This article is based on Inbar’s brilliant talk at the Product Marketing Summit in Tel Aviv, 2023. PMA members can watch it in its full glory here and head to their membership dashboards for even more OnDemand product marketing insights.

Hey, I’m Inbar Yagur, Director of Content and Product Marketing at Lusha. Today, I'm excited to share our recent repositioning initiative. I’ll talk about what prompted this strategy shift and walk you through a framework to use when it’s time to reposition your brand or product.

But before we dive in, let me give you a little context…

Why we decided to reposition our offering

Let me start by telling you about Lusha, in case you haven’t heard of it. In essence, Lusha is a go-to-market platform primarily for sales and marketing teams. We help them pinpoint the perfect contacts and accounts, so they can reach out at just the right moment.

Lusha was founded in 2016. It was originally a very simple browser extension to enrich contact data on LinkedIn. For most of its early life, Lusha was bootstrapped, primarily driven by product-led growth.

Come 2021, we secured our series A and series B investments, propelling us to unicorn status. In 2022, we chose to leverage that funding to significantly expand our offerings, which naturally led to us addressing a broader audience.


From being a simple tool, Lusha evolved into a comprehensive platform. Our suite now includes integrations, buying signals, prospecting, list building, data enrichment, and yes, we've retained our original browser extension too.

Signs it’s time to reposition

It didn't take long for us to realize that with such a transformative shift, certain aspects of our approach needed to be reevaluated.

How did we know it was time?

For instance, our website described our plugin and other products but didn’t tell a cohesive story. Plus, while our website had once been our main conversion engine, it was mainly attracting individual contributors; as we expanded into the enterprise realm, decision-makers weren't arriving at our site.

On top of this, we noticed huge variations in how our salespeople were pitching our products – and I'm not talking about the usual variations you expect from different salespeople; these were football-field-sized gaps between how they were talking about our product.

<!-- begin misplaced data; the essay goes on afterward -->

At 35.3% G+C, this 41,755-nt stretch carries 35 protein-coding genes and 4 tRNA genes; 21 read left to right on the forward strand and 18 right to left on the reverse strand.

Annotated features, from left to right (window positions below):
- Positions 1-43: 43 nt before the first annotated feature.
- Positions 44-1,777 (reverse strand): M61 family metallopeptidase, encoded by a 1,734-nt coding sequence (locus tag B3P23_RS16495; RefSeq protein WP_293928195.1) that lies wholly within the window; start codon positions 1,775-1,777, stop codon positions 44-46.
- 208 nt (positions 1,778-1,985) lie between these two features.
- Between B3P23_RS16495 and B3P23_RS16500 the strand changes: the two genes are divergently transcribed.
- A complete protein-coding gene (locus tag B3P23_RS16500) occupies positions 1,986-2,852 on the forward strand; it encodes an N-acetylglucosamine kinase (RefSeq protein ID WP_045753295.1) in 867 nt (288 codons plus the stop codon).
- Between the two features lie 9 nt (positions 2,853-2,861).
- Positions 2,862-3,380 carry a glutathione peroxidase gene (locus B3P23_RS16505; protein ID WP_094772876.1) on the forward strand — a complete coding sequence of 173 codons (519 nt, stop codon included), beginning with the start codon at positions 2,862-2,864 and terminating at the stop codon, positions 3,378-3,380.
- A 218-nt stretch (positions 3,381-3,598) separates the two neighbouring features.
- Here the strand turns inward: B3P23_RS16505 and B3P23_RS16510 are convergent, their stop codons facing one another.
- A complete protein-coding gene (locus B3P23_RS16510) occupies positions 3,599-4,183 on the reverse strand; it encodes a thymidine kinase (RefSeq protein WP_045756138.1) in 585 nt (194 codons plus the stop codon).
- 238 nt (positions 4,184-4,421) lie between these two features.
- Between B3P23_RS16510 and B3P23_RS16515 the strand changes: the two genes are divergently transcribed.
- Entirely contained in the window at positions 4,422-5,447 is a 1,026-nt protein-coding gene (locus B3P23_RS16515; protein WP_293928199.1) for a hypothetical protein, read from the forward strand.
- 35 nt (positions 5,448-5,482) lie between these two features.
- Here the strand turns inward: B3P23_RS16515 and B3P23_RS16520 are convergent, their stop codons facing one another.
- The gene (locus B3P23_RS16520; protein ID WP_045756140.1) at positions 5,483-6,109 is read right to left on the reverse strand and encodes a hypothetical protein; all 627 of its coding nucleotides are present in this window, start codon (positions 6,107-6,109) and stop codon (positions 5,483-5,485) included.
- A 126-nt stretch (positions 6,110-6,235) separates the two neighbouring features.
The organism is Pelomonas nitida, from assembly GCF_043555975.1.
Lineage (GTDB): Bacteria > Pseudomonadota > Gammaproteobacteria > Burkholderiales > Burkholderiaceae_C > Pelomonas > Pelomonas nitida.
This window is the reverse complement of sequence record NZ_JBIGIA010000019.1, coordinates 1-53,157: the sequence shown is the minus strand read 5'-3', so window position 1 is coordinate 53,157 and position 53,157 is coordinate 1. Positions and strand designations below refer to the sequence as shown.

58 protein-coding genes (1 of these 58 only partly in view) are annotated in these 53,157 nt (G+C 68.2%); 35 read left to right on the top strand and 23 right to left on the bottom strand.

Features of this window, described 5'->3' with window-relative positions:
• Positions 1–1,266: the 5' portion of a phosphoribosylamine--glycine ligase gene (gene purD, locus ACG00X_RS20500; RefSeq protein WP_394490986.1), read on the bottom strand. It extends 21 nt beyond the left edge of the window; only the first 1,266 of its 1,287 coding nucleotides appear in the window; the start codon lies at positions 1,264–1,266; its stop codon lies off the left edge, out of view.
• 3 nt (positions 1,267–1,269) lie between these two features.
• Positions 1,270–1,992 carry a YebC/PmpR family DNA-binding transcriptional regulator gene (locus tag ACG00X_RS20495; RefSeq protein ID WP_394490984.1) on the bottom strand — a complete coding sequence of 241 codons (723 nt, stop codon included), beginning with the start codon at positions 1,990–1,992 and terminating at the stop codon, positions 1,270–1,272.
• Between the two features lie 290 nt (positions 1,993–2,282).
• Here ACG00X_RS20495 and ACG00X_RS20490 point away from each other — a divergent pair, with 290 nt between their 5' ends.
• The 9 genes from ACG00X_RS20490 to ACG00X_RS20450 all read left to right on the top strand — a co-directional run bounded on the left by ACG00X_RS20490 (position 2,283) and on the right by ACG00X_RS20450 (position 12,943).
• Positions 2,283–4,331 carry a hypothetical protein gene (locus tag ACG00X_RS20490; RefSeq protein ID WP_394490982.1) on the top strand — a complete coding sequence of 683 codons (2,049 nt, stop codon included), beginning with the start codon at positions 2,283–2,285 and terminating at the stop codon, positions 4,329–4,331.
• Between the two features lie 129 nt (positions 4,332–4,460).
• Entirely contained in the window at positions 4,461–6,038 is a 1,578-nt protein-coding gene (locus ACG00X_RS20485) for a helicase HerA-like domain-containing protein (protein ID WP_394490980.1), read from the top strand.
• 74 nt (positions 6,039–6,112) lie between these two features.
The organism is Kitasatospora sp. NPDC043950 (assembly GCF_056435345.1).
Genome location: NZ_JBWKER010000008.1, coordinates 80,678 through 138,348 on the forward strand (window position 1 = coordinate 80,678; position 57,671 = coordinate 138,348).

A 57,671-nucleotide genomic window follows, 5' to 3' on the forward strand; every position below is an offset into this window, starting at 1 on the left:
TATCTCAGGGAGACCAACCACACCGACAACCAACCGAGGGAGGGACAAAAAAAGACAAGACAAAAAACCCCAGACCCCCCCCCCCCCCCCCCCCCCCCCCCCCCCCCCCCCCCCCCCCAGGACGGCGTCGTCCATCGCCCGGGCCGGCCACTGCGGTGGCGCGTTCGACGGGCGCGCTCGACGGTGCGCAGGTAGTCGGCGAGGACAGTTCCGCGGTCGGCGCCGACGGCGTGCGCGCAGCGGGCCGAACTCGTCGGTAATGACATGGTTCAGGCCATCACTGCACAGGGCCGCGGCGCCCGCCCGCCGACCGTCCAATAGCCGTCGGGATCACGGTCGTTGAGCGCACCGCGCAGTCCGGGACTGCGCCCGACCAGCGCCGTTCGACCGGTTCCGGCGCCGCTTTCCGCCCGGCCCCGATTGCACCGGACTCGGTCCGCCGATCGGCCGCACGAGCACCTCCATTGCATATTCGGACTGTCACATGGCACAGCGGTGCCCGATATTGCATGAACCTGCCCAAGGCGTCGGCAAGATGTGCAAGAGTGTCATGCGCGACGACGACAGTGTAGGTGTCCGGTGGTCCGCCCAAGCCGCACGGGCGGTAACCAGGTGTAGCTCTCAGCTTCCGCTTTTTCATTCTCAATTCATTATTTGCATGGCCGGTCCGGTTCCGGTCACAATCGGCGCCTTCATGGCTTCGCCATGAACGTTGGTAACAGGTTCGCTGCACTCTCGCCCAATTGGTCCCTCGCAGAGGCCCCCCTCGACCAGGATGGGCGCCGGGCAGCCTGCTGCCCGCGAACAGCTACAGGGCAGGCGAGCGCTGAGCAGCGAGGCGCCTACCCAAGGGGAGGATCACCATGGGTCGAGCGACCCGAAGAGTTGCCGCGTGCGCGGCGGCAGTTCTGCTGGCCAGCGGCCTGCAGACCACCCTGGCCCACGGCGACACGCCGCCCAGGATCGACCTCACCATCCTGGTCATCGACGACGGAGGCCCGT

Creating a symphony

When you’re facing these kinds of challenges, the first thing to do is zero in on your message. Now, I hesitate to say this since it sounds a little cheesy, but it’s about creating a symphony; you want everyone to use the same sheet music.

Creating a symphony

So, what did we do first? We approached the CEO. While this might seem glaringly obvious, I've seen many marketing teams, including my own past teams, share finalized ideas with the CEO, only to receive feedback that put them back at square one.

This time, we went to our CEO right off the bat, explaining what we wanted to do and why, and we brought him along for the ride. Once we got the green light from him, it was much easier to get other stakeholders on board.

Our guiding principles

At the beginning of this process, it felt like we were fumbling in the dark. This was the first time that Lusha had been repositioned, so we didn’t have a set path to follow. Although there had been a couple of short-lived attempts at repositioning over the years, this was the first time we'd really gone for it.

Still, we had four guiding principles to steer our course:

Our guiding principles
  1. Data-driven: The numbers don’t lie, so we made sure to lean on them throughout this process.
  2. Collaborative: If everybody’s involved, they’re more likely to cooperate. It was vital to link our efforts to tangible business results and set corporate objectives.